When an organization decides it’s time to purchase a computerized maintenance management system (CMMS), there should be several people involved in the buying process. These stakeholders are in multiple roles, and their input can impact how much the CMMS benefits the organization. Having a strong, varied team will provide the most support possible during the implementation process. We will go over who the most common stakeholders are and what their roles and concerns are in the buying process.
CMMS Buying Process Stakeholders
Before we get into who these stakeholders are, let’s define what a stakeholder is. A stakeholder is an individual, group, or organization who is impacted by the outcome of a project. There are a number of stakeholders that should be involved in the CMMS acquisition process.
These people will have varying levels of interest, influence, and involvement, but some, if not all stakeholders, should be considered in the decision. Each of these people or groups will benefit from the CMMS in some way. Every stakeholder usually asks, “What’s in it for me?”
The maintenance manager is a user of the system; in some cases, as often as the technicians. In larger organizations, this group may also include a maintenance planner who coordinates maintenance activities and resources. Maintenance managers want the CMMS to increase the team’s wrench time and allow employees to focus on performing maintenance rather than spending time in front of a computer. He wants to know if it is easy to learn and use while also meeting the functional needs of his staff. A good CMMS should make the maintenance manager’s job easier.
The most obvious stakeholders in a new CMMS are those who use the system the most, maintenance technicians. These are the people who will be using the CMMS every day to complete and log their work. The most important function a CMMS can perform for maintenance technicians is providing information needed to efficiently execute maintenance tasks.
Maintenance technicians can be the most difficult group to get on board with a new CMMS. They need to be assured that the system will be simple to use, won’t consume a lot of time, and will make their job easier. Ultimately, technicians will want know that a CMMS will improve their workflow and lead to less finger pointing when things go wrong.
Senior managers should be involved in the buying process. Depending on the organization, this group might include the VP of finance, VP of operations, and other upper management. Members of this stakeholder group are likely the ones who will approve the final purchase and have interest in the ROI of the CMMS system.
The role of senior managers is to ensure that all objectives are defined, scheduling is realistic, and that the scope is appropriate. They should champion the project to the organization and commit to providing the necessary resources.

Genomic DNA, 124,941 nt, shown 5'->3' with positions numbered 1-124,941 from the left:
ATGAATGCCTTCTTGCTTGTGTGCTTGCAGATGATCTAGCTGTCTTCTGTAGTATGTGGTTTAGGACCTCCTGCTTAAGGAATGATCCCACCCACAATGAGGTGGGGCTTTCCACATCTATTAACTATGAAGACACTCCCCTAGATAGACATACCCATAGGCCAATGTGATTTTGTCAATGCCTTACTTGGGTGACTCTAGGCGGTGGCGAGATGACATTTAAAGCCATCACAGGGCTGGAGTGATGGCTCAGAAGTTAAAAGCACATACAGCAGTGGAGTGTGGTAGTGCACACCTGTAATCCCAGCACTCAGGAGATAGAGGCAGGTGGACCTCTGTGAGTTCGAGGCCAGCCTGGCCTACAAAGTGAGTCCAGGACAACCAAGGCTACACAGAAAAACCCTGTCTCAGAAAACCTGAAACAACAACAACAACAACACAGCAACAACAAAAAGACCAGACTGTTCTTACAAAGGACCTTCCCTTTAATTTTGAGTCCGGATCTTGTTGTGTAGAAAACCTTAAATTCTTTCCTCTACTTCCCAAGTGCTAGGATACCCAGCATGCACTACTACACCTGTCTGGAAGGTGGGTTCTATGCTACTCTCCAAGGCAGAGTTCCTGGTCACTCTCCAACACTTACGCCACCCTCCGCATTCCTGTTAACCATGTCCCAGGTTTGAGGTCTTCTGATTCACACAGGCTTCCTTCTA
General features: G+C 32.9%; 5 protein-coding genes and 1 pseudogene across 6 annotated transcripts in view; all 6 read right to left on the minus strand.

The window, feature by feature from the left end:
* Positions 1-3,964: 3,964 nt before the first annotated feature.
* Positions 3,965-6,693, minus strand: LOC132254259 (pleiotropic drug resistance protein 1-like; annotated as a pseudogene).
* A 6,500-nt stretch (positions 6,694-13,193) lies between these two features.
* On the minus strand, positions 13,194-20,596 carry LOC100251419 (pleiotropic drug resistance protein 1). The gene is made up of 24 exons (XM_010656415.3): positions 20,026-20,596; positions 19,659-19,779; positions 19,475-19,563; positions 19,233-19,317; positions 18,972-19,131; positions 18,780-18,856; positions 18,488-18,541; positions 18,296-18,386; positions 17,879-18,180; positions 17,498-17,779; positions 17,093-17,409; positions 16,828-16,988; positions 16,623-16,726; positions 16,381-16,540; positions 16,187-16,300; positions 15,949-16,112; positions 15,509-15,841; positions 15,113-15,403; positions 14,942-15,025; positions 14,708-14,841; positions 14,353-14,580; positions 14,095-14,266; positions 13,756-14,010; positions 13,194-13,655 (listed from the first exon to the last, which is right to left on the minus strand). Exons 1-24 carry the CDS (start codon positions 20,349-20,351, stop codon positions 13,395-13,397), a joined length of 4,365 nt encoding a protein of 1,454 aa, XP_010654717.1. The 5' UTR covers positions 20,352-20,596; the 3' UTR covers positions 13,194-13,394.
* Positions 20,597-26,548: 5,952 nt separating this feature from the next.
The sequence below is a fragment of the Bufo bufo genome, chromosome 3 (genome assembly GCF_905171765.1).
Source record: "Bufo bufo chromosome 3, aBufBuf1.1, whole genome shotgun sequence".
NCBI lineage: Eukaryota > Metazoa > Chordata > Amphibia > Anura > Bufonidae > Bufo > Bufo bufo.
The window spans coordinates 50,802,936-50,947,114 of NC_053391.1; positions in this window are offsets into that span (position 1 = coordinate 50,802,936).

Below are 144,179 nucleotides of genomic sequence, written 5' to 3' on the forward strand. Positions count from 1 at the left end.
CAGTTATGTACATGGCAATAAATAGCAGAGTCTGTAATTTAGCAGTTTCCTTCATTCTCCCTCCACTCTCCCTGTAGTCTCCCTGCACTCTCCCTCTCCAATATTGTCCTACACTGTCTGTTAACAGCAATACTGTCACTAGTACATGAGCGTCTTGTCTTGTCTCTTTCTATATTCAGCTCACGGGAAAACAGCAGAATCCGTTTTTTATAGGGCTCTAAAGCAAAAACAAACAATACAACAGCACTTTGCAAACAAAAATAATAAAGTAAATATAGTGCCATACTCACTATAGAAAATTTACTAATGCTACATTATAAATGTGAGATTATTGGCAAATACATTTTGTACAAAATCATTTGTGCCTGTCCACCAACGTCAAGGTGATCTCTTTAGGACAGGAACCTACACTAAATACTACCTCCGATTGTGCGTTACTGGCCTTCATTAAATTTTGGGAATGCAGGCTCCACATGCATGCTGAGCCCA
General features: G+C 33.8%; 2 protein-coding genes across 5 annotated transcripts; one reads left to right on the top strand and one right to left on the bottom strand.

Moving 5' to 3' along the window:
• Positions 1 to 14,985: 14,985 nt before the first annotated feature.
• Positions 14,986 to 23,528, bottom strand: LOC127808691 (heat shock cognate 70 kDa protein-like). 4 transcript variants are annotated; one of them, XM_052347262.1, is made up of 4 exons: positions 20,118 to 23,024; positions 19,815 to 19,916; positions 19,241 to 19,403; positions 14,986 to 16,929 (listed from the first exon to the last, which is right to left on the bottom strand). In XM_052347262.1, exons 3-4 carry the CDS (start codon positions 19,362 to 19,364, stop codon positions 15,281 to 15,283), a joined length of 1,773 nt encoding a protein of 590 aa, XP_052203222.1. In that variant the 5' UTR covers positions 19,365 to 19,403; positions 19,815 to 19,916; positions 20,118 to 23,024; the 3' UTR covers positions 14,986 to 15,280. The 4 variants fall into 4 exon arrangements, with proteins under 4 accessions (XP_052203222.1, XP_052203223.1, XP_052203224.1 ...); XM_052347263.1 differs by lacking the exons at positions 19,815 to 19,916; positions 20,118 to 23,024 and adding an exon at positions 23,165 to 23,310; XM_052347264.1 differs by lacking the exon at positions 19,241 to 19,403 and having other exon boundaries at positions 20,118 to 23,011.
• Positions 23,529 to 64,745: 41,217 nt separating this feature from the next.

Facility, Operations, and Plant Managers
Facility, operations, and plant managers contribute to CMMS implementation by designing processes and performance measures. They also share in scheduling procedures and allocating staff for projects. Though only involved peripherally, it will be important that the CMMS will be compatible with any other systems or processes they use.
The IT department is responsible for overseeing all of the information technology, infrastructure, and configuration functions. The IT team ensures that the right resources representing business interests are on the project and that the appropriate IT methodology is adopted. They want to know what they will need to do to run the software, and if the CMMS they choose will meet the technical requirements they have to uphold.
Accounting and Procurement
The accounting department is interested in knowing if and how a CMMS can help them to track this information more efficiently. Procurement will want to know how the CMMS will integrate with purchasing processes and software.
The cost controller in a manufacturing environment measures actual performance against target costs, determining whether or not this goal is being achieved. The person in this role wants to know the positive and negative effects of a CMMS on costs. He is also interested in the potential ROI the system will bring, and if the CMMS can help to lower production costs by improving asset uptime.
FTMaintenance Meets the Needs of Every Stakeholder
FTMaintenance offers solutions for every stakeholder making it a fit for any organization. FTMaintenance understands the needs of all stakeholders from maintenance technicians to executive management. The FTMaintenance team stands ready to answer questions to satisfy the needs of every stakeholder. Request a demo to learn more about how user-friendly FTMaintenance is.